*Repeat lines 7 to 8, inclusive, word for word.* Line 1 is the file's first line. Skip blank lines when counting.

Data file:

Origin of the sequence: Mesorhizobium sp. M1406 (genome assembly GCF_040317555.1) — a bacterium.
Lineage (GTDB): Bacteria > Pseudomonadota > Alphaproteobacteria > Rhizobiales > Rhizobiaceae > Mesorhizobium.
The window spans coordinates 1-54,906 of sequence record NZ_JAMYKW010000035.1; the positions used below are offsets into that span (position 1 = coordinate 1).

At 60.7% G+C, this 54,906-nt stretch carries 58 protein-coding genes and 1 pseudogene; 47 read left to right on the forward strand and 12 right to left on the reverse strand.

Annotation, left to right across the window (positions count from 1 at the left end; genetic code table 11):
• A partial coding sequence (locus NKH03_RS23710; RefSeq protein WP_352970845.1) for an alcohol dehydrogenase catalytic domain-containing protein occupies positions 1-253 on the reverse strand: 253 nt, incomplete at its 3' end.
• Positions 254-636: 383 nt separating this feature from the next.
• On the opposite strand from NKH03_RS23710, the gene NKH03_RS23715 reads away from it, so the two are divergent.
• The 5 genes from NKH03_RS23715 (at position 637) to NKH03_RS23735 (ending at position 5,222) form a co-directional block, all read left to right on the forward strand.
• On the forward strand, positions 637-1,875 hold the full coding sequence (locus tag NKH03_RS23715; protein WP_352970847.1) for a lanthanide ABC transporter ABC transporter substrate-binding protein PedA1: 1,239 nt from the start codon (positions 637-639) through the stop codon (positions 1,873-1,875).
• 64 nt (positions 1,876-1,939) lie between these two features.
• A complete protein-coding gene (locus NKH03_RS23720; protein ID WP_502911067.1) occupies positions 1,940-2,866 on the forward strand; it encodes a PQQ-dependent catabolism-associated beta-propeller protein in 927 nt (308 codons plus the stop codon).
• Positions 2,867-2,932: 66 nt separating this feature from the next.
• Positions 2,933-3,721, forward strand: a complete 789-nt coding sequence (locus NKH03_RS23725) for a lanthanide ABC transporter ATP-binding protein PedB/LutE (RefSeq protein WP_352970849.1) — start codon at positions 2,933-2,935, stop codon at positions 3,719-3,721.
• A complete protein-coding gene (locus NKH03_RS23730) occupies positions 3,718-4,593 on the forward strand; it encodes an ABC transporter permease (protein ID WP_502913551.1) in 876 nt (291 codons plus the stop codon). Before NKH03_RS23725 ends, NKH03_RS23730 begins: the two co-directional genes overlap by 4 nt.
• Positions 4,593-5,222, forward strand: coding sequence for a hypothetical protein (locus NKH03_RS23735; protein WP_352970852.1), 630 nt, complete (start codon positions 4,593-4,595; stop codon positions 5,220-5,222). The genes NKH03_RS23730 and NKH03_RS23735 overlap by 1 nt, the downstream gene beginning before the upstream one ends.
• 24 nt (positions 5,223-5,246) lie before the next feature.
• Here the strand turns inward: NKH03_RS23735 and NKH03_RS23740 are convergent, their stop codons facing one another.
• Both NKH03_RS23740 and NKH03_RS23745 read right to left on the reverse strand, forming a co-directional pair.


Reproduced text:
• Positions 254-636: 383 nt separating this feature from the next.
• On the opposite strand from NKH03_RS23710, the gene NKH03_RS23715 reads away from it, so the two are divergent.